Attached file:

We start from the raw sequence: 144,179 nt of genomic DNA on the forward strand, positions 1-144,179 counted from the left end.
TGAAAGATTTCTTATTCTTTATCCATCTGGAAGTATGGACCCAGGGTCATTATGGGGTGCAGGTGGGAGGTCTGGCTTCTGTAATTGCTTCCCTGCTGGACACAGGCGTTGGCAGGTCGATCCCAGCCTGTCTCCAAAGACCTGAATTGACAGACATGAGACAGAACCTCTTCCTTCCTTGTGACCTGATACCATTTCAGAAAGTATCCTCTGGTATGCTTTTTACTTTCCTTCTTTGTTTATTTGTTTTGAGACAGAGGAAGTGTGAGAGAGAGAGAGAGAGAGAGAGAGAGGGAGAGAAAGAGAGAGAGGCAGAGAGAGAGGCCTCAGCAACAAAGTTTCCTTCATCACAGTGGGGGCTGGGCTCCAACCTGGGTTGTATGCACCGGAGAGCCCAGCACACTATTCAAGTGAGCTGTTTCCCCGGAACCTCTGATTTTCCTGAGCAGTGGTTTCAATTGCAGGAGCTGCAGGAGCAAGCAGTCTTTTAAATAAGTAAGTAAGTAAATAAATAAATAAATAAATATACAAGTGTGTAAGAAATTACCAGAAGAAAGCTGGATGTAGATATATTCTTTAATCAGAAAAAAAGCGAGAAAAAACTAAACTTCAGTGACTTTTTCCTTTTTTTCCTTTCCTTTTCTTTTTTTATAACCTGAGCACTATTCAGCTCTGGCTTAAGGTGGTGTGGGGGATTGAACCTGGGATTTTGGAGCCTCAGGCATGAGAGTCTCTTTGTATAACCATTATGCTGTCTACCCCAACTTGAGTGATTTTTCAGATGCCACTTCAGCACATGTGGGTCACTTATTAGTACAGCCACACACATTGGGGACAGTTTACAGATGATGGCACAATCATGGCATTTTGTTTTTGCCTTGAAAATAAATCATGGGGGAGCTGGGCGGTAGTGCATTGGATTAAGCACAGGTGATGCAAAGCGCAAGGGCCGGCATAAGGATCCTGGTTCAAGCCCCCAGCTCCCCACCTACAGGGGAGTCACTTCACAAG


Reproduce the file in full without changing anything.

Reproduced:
We start from the raw sequence: 144,179 nt of genomic DNA on the forward strand, positions 1-144,179 counted from the left end.
TGAAAGATTTCTTATTCTTTATCCATCTGGAAGTATGGACCCAGGGTCATTATGGGGTGCAGGTGGGAGGTCTGGCTTCTGTAATTGCTTCCCTGCTGGACACAGGCGTTGGCAGGTCGATCCCAGCCTGTCTCCAAAGACCTGAATTGACAGACATGAGACAGAACCTCTTCCTTCCTTGTGACCTGATACCATTTCAGAAAGTATCCTCTGGTATGCTTTTTACTTTCCTTCTTTGTTTATTTGTTTTGAGACAGAGGAAGTGTGAGAGAGAGAGAGAGAGAGAGAGAGAGGGAGAGAAAGAGAGAGAGGCAGAGAGAGAGGCCTCAGCAACAAAGTTTCCTTCATCACAGTGGGGGCTGGGCTCCAACCTGGGTTGTATGCACCGGAGAGCCCAGCACACTATTCAAGTGAGCTGTTTCCCCGGAACCTCTGATTTTCCTGAGCAGTGGTTTCAATTGCAGGAGCTGCAGGAGCAAGCAGTCTTTTAAATAAGTAAGTAAGTAAATAAATAAATAAATAAATATACAAGTGTGTAAGAAATTACCAGAAGAAAGCTGGATGTAGATATATTCTTTAATCAGAAAAAAAGCGAGAAAAAACTAAACTTCAGTGACTTTTTCCTTTTTTTCCTTTCCTTTTCTTTTTTTATAACCTGAGCACTATTCAGCTCTGGCTTAAGGTGGTGTGGGGGATTGAACCTGGGATTTTGGAGCCTCAGGCATGAGAGTCTCTTTGTATAACCATTATGCTGTCTACCCCAACTTGAGTGATTTTTCAGATGCCACTTCAGCACATGTGGGTCACTTATTAGTACAGCCACACACATTGGGGACAGTTTACAGATGATGGCACAATCATGGCATTTTGTTTTTGCCTTGAAAATAAATCATGGGGGAGCTGGGCGGTAGTGCATTGGATTAAGCACAGGTGATGCAAAGCGCAAGGGCCGGCATAAGGATCCTGGTTCAAGCCCCCAGCTCCCCACCTACAGGGGAGTCACTTCACAAG